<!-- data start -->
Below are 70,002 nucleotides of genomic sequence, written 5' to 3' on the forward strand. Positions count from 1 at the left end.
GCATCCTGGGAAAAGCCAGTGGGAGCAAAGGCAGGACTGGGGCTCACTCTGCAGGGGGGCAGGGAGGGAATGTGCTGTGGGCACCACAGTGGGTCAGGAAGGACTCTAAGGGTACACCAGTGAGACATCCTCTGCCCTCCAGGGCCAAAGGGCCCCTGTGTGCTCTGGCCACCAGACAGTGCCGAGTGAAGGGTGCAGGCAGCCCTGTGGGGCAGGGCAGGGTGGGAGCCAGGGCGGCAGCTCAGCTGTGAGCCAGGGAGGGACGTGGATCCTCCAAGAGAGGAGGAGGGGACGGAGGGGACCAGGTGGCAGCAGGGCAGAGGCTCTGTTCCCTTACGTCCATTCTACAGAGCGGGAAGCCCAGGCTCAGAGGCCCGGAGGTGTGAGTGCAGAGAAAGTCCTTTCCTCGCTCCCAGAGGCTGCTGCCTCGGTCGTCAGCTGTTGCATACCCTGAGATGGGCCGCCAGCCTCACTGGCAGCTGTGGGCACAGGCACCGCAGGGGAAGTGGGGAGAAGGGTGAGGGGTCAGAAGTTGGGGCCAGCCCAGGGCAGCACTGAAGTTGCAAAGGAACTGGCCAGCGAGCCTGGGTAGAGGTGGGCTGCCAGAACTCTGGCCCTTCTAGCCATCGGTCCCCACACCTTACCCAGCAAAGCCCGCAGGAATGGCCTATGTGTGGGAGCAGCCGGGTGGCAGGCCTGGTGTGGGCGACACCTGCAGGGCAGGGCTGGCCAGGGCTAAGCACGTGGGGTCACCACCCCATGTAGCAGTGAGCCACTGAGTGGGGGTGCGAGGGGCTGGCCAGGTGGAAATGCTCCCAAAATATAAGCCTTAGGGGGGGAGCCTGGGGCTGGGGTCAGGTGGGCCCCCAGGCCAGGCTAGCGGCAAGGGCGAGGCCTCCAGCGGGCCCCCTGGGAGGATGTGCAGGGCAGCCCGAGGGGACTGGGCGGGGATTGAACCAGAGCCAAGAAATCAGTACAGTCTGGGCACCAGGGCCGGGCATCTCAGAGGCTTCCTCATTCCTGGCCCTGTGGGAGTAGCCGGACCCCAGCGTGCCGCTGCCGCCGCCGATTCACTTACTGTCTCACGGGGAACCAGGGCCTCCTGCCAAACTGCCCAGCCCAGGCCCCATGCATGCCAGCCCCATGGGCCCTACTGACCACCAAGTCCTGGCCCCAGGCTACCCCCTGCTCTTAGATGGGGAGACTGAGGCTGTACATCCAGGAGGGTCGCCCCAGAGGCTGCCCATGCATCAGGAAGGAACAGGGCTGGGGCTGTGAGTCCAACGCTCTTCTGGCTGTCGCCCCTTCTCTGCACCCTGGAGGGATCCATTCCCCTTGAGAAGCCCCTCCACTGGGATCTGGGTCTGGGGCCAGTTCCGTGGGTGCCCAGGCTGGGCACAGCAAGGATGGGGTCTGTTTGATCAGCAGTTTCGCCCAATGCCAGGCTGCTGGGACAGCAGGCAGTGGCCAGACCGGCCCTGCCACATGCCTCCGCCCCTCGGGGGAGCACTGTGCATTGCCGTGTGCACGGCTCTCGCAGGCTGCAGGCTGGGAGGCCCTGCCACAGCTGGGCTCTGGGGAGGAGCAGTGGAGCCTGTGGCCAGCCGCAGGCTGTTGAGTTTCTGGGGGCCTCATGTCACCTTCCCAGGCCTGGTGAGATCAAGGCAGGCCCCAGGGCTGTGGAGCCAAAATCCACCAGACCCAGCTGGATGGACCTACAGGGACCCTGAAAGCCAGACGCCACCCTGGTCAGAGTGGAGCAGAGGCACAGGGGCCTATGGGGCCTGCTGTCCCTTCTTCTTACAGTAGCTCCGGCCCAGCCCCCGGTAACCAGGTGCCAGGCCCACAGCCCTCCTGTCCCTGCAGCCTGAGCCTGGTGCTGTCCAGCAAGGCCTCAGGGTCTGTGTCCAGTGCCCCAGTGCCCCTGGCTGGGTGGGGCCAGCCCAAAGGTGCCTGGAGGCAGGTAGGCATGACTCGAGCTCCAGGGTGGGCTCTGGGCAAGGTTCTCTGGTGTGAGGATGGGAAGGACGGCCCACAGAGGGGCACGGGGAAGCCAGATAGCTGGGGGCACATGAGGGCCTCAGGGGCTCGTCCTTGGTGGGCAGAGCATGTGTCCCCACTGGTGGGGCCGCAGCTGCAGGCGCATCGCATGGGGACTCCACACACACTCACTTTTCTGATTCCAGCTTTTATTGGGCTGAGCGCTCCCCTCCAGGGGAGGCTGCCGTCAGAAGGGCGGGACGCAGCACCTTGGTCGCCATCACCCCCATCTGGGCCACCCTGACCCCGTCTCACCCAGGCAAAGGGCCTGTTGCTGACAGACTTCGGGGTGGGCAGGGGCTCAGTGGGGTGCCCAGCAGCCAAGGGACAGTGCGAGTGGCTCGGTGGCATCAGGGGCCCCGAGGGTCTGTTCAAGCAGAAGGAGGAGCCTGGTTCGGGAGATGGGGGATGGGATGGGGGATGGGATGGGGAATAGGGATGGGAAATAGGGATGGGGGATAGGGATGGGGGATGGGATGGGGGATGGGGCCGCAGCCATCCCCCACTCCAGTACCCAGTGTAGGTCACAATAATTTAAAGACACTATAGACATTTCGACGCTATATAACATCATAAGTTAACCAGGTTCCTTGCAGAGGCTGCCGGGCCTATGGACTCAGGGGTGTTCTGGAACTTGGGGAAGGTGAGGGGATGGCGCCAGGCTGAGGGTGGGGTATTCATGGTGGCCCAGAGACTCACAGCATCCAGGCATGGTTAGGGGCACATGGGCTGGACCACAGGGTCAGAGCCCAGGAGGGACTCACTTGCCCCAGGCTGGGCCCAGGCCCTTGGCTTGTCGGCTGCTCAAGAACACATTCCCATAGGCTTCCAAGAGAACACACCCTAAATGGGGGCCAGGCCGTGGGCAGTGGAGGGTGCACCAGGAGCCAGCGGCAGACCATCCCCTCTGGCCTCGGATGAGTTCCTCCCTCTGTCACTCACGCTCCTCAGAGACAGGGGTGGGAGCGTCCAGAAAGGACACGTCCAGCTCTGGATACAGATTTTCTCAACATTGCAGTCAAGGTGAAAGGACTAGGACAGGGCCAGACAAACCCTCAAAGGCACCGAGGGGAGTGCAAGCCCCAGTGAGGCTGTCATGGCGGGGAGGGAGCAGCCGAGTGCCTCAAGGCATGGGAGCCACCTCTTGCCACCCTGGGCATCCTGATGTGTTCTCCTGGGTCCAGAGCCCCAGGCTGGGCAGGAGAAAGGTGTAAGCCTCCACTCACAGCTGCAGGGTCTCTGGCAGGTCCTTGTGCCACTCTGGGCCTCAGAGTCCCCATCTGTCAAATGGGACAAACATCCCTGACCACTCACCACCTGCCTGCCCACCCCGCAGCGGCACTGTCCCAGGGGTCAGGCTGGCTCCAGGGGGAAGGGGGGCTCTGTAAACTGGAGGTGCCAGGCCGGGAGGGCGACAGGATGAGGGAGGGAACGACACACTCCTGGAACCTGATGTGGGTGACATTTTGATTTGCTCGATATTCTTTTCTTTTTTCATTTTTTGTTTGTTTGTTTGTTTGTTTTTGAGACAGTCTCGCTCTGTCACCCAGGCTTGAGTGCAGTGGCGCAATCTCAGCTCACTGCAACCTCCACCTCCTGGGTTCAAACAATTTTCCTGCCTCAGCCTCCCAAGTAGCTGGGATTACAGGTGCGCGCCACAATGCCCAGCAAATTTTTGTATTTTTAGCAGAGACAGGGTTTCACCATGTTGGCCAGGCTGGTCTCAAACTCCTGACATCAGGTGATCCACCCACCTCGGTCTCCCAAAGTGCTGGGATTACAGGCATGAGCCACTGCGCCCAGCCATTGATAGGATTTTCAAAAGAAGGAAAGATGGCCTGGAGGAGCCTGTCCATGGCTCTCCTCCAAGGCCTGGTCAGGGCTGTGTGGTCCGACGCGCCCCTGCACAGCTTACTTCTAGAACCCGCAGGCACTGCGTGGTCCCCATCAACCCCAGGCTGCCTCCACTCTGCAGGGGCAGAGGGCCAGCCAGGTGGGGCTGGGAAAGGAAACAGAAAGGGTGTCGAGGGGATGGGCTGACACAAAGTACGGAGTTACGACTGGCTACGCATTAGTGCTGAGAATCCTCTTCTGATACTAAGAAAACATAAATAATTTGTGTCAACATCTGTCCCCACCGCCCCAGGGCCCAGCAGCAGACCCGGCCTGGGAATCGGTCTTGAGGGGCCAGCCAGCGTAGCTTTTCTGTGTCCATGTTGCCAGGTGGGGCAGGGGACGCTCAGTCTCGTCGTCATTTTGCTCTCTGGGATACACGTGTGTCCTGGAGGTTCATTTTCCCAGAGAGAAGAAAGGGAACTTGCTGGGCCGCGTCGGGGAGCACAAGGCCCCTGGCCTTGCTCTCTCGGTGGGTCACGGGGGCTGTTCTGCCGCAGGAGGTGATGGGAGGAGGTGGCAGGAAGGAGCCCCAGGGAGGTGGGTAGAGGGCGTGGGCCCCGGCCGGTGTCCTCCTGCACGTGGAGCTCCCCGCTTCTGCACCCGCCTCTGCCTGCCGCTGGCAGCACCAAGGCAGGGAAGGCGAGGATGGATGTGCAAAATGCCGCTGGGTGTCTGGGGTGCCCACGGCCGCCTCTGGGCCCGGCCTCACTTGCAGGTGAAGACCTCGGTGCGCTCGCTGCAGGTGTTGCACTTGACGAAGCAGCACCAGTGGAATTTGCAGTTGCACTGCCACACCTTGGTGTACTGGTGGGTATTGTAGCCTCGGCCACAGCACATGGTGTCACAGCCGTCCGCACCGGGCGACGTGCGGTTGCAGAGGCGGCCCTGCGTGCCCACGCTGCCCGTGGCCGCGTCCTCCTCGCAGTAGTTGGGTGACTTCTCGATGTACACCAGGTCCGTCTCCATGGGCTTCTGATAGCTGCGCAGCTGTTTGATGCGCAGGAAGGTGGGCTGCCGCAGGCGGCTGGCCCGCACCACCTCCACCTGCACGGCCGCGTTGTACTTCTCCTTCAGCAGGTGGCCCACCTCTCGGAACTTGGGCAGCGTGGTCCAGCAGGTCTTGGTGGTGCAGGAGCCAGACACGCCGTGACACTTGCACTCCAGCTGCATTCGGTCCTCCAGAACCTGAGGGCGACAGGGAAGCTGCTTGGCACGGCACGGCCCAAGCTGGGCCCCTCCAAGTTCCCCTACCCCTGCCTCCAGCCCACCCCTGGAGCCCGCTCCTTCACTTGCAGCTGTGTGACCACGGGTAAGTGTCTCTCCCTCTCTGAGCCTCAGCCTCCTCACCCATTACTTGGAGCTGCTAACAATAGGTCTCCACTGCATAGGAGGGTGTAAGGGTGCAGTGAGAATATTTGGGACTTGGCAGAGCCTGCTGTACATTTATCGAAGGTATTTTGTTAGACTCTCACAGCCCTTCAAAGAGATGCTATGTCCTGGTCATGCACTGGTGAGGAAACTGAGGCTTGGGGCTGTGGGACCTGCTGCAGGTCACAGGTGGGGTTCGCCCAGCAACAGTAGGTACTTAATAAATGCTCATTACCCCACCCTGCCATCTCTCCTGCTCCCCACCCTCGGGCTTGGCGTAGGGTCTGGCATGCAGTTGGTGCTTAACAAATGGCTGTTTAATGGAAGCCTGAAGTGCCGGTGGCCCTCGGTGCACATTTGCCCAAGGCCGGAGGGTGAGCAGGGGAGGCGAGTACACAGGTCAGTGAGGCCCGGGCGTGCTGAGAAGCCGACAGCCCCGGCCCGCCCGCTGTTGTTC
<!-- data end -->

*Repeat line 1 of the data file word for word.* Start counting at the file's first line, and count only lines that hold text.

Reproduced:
Below are 70,002 nucleotides of genomic sequence, written 5' to 3' on the forward strand. Positions count from 1 at the left end.